Nguyễn An (Chinese 阮安; 1381 - 1453), known in Chinese as Ruan An (pinyin)[1] or Juan An[2] (Wade-Giles), was a Ming dynasty architect and hydraulics specialist between the first and fifth decades of the 15th century. According to some sources, he was a key architect in designing, planning and constructing of the Forbidden City during the Ming dynasty. Born in Vietnam, he was taken as tribute to China and later became a eunuch and architect in service to the Chinese emperors. He, along with other architects, such as master designers and planners Cai Xin (蔡信), Kuai Xiang (蒯祥), Chen Gui (陳珪), and Wu Zhong (吳中), was a builder[3] of the Forbidden City in Beijing.[4]

Nguyễn An
Chinese name
Chinese阮安
Vietnamese name
VietnameseNguyễn An
Hán-Nôm

Under the reign of the Zhengtong Emperor, Nguyen An also had a role in the reconstruction of the wall of Beijing.[2][5] He was also a hydraulics specialist, and was involved in at least three hydraulic projects and had a flawless record.[6] He died in 1453.[2]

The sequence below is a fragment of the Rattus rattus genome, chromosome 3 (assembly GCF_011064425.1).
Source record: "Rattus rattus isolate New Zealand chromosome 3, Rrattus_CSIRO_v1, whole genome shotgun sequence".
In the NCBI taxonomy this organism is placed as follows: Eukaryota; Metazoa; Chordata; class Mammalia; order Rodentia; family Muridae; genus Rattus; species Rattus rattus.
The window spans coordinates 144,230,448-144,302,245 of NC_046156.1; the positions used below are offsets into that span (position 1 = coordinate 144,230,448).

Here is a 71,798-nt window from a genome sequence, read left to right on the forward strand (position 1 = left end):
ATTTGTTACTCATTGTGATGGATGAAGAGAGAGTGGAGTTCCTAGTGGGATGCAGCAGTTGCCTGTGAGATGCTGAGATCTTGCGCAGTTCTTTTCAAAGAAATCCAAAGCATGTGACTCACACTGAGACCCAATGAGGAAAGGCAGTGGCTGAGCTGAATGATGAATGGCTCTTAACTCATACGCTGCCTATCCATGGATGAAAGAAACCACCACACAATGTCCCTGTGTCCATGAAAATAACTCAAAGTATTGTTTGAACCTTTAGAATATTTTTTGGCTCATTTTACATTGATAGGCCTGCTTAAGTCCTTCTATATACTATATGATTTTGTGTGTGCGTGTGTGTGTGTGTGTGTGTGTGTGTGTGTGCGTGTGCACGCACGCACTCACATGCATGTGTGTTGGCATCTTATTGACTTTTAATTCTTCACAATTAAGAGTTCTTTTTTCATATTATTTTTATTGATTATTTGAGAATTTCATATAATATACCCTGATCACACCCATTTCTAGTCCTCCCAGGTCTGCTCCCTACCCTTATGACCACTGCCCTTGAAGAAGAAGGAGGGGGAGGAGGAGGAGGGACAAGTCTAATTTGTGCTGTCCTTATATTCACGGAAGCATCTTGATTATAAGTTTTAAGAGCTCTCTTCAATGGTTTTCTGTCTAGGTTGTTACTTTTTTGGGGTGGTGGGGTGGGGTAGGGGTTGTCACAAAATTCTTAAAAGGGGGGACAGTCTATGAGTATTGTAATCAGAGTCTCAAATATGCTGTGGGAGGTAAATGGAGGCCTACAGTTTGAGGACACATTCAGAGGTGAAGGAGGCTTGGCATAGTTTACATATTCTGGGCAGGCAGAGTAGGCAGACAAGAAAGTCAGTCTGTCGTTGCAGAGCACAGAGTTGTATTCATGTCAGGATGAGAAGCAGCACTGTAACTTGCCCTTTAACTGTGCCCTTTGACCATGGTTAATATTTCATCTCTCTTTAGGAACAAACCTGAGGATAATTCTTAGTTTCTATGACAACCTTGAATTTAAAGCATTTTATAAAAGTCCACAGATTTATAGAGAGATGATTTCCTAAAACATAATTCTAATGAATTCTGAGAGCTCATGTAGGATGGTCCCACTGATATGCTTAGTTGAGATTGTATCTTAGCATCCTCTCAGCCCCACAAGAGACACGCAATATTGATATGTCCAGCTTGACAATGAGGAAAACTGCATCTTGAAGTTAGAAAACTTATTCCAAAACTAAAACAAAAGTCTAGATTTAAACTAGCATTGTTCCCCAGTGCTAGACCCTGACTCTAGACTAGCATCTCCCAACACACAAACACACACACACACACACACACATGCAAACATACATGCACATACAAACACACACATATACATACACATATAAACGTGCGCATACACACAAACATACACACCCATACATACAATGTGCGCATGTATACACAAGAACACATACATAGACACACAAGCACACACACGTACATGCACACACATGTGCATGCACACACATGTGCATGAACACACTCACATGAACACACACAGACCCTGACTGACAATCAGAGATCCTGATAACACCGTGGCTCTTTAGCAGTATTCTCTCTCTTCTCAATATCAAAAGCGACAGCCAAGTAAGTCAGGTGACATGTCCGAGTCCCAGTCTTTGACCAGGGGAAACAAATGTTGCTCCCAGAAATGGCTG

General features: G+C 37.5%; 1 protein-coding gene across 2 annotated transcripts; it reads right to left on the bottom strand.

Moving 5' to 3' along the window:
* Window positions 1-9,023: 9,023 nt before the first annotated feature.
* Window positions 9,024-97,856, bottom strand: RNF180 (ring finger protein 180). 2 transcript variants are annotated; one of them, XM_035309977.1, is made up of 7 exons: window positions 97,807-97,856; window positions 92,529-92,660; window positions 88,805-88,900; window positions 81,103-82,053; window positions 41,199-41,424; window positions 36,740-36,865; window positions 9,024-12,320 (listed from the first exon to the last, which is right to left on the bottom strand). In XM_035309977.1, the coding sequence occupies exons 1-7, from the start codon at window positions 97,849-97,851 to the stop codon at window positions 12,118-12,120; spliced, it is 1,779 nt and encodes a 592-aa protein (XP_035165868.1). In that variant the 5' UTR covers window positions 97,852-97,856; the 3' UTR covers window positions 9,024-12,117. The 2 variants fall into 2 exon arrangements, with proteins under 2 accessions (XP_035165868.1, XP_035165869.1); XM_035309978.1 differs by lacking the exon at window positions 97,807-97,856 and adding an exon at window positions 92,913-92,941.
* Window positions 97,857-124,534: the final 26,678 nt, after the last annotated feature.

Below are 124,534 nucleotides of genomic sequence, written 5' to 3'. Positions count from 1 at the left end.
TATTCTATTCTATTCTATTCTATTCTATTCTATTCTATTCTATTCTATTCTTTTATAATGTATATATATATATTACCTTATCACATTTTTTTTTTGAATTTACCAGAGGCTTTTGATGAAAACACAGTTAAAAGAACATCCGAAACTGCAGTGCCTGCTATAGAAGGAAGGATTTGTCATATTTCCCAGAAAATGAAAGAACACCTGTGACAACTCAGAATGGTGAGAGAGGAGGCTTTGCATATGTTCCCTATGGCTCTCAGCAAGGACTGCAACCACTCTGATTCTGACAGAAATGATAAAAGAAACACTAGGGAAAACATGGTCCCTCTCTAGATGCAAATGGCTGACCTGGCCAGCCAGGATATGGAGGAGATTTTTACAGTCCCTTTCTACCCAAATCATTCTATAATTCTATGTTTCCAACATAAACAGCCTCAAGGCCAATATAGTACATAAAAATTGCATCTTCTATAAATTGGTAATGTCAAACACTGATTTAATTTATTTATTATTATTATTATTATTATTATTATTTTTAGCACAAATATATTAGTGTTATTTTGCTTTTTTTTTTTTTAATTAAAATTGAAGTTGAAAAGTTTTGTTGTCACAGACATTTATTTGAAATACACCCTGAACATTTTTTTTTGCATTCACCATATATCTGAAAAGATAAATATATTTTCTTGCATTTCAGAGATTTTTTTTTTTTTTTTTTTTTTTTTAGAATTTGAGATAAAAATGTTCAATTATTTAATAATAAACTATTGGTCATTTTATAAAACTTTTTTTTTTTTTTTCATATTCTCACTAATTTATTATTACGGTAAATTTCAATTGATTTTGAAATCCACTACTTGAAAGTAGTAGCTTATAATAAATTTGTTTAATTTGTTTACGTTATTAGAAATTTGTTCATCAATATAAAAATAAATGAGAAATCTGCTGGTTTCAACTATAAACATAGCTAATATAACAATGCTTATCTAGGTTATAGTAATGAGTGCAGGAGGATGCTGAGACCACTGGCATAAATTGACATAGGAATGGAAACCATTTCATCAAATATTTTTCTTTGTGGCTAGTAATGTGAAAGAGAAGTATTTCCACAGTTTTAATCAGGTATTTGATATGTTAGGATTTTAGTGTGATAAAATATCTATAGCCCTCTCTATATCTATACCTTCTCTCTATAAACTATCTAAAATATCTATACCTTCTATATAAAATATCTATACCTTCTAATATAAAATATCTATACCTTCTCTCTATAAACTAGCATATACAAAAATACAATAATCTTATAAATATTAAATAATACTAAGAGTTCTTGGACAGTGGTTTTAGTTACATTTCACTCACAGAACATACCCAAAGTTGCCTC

See alsoEdit

ReferencesEdit

  1. ^ Womack, Brantly (2006). China and Vietnam: The Politics of Asymmetry. Cambridge University Press. p. 182. ISBN 0-521-85320-6.
  2. ^ a b c Frederick W. Mote; Denis Twitchett; John K. Fairbank (1998). The Cambridge History of China. Vol. 7: The Ming Dynasty, 1368-1644 (part 1). Cambridge University Press. pp. 240–241. ISBN 0-521-24332-7.
  3. ^ Zhu, Jianfei (2004). Chinese Spatial Strategies: Imperial Beijing, 1420-1911. Routledge. p. 28. ISBN 0-415-31883-1.
  4. ^ "Vatican City and the Forbidden City; St. Peter's Square and Tiananmen Square: A Comparative Analysis. Page 5" (PDF). Asia-Pacific: Perspectives and the University of San Francisco. Archived from the original (PDF) on 2010-06-27.
  5. ^ Zhu, Jianfei (2004). Chinese Spatial Strategies: Imperial Beijing, 1420-1911. Routledge. p. 28. ISBN 0-415-31883-1.
  6. ^ Tsai, Shih-shan Henry (1996). The Eunuchs in the Ming Dynasty. SUNY Press. p. 202. ISBN 0-7914-2687-4.